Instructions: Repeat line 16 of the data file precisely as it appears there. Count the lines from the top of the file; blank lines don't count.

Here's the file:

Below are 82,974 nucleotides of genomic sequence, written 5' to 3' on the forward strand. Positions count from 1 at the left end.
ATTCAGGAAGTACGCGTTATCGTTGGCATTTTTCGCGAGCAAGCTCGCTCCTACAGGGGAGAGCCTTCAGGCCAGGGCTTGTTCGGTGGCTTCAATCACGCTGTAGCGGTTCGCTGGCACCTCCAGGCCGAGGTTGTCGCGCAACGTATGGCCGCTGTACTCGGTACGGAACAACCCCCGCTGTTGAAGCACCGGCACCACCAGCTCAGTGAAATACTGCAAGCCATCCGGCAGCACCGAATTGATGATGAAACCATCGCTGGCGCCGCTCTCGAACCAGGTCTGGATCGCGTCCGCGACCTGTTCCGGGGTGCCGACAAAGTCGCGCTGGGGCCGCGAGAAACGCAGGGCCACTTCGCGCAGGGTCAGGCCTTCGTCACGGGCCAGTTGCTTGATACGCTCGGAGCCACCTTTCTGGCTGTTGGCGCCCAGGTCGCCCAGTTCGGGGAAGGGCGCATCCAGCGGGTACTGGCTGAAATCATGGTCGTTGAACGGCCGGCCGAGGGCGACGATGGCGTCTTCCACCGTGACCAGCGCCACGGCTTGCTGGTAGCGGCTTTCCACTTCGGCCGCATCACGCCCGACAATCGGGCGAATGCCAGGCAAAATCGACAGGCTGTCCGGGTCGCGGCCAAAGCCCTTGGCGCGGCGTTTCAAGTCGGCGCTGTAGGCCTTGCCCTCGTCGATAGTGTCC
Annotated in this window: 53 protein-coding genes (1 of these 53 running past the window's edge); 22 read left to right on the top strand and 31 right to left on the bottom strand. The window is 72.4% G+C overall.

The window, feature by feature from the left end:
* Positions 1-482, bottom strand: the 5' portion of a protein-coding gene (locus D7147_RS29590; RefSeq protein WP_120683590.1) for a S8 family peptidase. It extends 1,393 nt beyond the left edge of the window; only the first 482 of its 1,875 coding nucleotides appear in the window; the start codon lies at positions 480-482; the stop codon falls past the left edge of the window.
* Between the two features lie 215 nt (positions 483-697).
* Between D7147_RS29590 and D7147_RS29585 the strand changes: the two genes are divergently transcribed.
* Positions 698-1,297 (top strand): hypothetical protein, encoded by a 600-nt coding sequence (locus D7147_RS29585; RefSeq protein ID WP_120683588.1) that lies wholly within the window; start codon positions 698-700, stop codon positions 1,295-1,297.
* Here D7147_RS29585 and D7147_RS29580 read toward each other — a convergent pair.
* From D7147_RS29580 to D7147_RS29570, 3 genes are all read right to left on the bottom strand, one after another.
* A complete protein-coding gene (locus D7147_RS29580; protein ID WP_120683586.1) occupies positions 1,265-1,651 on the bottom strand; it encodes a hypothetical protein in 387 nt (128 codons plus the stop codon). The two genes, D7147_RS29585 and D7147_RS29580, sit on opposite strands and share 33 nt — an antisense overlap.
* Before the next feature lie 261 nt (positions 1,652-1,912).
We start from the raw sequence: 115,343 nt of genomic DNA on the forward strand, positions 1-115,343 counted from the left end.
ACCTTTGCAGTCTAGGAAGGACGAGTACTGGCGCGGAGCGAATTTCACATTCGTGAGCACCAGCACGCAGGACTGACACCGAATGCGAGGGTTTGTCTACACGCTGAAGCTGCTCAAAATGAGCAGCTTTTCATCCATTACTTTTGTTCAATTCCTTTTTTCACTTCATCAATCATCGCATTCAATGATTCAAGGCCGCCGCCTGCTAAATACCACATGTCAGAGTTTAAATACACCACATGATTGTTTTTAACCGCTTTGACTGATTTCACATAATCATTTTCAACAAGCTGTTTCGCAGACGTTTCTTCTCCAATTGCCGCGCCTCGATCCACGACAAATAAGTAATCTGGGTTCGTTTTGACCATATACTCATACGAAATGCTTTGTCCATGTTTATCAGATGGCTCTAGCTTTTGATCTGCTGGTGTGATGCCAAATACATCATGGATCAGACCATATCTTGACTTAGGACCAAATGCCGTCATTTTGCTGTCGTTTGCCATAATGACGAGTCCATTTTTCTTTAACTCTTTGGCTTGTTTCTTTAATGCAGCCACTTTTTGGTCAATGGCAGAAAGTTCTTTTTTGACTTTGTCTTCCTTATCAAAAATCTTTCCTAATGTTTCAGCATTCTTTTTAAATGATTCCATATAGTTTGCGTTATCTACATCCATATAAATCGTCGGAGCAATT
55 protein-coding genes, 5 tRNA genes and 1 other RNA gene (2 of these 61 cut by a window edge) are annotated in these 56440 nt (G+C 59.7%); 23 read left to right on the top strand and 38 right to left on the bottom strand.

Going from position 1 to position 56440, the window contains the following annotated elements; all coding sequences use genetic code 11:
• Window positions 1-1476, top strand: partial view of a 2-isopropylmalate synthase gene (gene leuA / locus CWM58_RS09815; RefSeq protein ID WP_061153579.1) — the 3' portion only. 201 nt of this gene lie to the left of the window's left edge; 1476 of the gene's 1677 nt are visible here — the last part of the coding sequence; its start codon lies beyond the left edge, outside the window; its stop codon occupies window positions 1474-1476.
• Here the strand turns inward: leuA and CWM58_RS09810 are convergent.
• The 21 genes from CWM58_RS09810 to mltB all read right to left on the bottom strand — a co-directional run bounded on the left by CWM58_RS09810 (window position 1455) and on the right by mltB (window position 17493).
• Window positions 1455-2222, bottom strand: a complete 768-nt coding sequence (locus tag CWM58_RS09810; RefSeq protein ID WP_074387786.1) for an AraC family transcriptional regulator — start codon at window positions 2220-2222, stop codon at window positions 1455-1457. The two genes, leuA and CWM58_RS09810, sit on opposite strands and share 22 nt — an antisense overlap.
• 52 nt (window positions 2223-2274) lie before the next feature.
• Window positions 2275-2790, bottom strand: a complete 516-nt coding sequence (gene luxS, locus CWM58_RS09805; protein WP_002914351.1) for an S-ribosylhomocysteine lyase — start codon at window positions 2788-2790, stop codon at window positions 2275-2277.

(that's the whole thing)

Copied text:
Going from position 1 to position 56440, the window contains the following annotated elements; all coding sequences use genetic code 11: